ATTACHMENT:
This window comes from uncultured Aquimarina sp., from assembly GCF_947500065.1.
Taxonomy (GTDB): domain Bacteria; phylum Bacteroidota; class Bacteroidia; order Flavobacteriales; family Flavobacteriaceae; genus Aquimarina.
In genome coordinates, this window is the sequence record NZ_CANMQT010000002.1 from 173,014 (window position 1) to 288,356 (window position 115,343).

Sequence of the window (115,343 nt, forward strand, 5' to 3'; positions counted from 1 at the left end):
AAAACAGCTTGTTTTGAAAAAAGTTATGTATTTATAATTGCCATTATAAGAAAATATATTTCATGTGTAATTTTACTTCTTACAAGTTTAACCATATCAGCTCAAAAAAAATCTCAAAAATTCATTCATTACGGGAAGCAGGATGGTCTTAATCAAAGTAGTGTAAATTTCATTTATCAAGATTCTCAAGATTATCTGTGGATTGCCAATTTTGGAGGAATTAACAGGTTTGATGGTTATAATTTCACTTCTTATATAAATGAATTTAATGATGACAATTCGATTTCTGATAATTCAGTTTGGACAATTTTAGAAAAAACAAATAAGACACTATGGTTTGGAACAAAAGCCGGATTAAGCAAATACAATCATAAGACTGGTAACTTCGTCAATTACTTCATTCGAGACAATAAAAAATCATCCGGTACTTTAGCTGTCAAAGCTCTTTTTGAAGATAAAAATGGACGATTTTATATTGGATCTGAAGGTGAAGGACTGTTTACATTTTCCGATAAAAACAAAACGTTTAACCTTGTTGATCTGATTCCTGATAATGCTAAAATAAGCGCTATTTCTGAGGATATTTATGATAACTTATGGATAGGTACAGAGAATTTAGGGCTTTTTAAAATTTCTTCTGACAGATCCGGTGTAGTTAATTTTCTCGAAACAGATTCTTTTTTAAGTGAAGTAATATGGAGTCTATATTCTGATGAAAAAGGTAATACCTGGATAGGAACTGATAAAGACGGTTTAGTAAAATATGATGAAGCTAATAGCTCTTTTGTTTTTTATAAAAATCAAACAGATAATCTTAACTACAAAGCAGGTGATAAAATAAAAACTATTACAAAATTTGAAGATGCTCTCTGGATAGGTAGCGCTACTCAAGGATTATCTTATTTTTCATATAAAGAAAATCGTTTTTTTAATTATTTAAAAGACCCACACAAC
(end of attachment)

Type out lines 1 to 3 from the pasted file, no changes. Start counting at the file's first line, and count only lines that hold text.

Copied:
This window comes from uncultured Aquimarina sp., from assembly GCF_947500065.1.
Taxonomy (GTDB): domain Bacteria; phylum Bacteroidota; class Bacteroidia; order Flavobacteriales; family Flavobacteriaceae; genus Aquimarina.
In genome coordinates, this window is the sequence record NZ_CANMQT010000002.1 from 173,014 (window position 1) to 288,356 (window position 115,343).